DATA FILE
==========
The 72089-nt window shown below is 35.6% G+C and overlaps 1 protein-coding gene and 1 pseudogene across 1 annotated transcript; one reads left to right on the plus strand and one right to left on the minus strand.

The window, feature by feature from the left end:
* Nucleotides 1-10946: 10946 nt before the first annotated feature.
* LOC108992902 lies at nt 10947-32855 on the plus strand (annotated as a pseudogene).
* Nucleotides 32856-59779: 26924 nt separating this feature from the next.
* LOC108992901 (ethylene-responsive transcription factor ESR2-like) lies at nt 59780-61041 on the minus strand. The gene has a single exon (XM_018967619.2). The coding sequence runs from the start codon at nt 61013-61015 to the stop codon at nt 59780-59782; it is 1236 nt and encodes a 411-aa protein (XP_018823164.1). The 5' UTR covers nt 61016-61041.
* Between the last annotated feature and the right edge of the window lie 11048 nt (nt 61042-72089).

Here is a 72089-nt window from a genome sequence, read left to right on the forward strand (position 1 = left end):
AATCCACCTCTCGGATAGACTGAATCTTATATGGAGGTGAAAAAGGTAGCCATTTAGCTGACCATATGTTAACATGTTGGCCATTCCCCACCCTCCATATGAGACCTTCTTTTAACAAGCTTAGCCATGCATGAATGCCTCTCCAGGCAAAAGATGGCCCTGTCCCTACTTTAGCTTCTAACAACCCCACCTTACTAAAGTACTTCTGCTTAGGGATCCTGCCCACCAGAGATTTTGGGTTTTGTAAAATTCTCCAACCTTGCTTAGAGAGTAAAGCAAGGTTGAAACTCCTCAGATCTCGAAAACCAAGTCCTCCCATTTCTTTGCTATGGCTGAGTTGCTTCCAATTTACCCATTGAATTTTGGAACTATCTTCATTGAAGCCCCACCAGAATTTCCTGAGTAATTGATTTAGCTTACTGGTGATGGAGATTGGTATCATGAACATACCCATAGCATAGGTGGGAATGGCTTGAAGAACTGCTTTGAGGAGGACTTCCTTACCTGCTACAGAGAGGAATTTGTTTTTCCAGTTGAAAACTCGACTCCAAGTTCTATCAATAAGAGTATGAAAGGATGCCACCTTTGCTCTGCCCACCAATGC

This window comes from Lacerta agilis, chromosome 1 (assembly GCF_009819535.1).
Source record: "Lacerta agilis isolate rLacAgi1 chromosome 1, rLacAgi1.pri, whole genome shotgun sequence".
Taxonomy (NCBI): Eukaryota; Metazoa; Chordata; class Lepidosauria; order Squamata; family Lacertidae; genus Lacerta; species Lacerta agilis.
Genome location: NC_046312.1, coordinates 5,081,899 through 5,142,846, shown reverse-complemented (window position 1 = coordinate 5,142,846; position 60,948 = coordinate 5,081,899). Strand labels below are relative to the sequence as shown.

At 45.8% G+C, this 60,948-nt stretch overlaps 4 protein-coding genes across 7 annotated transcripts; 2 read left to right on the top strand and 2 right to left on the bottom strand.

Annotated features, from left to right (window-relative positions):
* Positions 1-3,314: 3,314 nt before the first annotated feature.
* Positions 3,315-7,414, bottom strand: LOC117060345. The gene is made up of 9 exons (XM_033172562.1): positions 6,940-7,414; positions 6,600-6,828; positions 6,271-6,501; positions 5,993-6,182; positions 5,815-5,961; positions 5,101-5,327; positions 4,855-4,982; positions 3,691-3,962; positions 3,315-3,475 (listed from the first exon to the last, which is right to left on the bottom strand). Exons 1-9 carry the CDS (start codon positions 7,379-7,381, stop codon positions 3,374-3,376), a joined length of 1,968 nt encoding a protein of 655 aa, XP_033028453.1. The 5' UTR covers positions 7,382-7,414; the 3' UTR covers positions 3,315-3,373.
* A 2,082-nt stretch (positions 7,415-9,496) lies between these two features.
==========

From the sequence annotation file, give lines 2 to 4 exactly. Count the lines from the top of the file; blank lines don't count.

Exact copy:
The window, feature by feature from the left end:
* Nucleotides 1-10946: 10946 nt before the first annotated feature.
* LOC108992902 lies at nt 10947-32855 on the plus strand (annotated as a pseudogene).